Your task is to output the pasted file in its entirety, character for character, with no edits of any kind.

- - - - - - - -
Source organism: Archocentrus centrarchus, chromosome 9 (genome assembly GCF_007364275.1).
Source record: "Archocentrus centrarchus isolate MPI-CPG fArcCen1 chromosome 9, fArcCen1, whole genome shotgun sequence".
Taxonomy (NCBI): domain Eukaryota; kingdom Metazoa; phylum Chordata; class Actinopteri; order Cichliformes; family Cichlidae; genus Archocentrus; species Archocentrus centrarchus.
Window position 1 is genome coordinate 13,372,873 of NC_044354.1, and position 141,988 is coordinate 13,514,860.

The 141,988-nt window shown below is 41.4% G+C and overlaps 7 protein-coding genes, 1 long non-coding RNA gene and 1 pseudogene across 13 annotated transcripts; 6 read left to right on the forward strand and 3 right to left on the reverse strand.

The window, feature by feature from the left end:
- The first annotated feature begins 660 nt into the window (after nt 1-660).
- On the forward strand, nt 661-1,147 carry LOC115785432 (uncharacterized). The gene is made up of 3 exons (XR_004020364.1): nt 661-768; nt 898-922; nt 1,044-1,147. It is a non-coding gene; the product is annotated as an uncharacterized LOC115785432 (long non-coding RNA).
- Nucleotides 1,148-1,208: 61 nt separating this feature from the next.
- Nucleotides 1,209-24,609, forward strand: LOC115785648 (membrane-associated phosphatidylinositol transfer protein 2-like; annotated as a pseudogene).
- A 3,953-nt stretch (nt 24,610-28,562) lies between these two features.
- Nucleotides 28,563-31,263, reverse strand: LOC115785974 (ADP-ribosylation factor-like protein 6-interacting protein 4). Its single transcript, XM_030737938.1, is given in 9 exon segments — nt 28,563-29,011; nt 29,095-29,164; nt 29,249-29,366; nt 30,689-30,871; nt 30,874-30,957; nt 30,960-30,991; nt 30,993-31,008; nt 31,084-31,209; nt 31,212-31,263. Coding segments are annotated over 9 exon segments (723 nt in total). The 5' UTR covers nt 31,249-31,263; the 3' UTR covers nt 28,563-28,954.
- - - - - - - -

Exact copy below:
Source organism: Archocentrus centrarchus, chromosome 9 (genome assembly GCF_007364275.1).
Source record: "Archocentrus centrarchus isolate MPI-CPG fArcCen1 chromosome 9, fArcCen1, whole genome shotgun sequence".
Taxonomy (NCBI): domain Eukaryota; kingdom Metazoa; phylum Chordata; class Actinopteri; order Cichliformes; family Cichlidae; genus Archocentrus; species Archocentrus centrarchus.
Window position 1 is genome coordinate 13,372,873 of NC_044354.1, and position 141,988 is coordinate 13,514,860.

The 141,988-nt window shown below is 41.4% G+C and overlaps 7 protein-coding genes, 1 long non-coding RNA gene and 1 pseudogene across 13 annotated transcripts; 6 read left to right on the forward strand and 3 right to left on the reverse strand.

The window, feature by feature from the left end:
- The first annotated feature begins 660 nt into the window (after nt 1-660).
- On the forward strand, nt 661-1,147 carry LOC115785432 (uncharacterized). The gene is made up of 3 exons (XR_004020364.1): nt 661-768; nt 898-922; nt 1,044-1,147. It is a non-coding gene; the product is annotated as an uncharacterized LOC115785432 (long non-coding RNA).
- Nucleotides 1,148-1,208: 61 nt separating this feature from the next.
- Nucleotides 1,209-24,609, forward strand: LOC115785648 (membrane-associated phosphatidylinositol transfer protein 2-like; annotated as a pseudogene).
- A 3,953-nt stretch (nt 24,610-28,562) lies between these two features.
- Nucleotides 28,563-31,263, reverse strand: LOC115785974 (ADP-ribosylation factor-like protein 6-interacting protein 4). Its single transcript, XM_030737938.1, is given in 9 exon segments — nt 28,563-29,011; nt 29,095-29,164; nt 29,249-29,366; nt 30,689-30,871; nt 30,874-30,957; nt 30,960-30,991; nt 30,993-31,008; nt 31,084-31,209; nt 31,212-31,263. Coding segments are annotated over 9 exon segments (723 nt in total). The 5' UTR covers nt 31,249-31,263; the 3' UTR covers nt 28,563-28,954.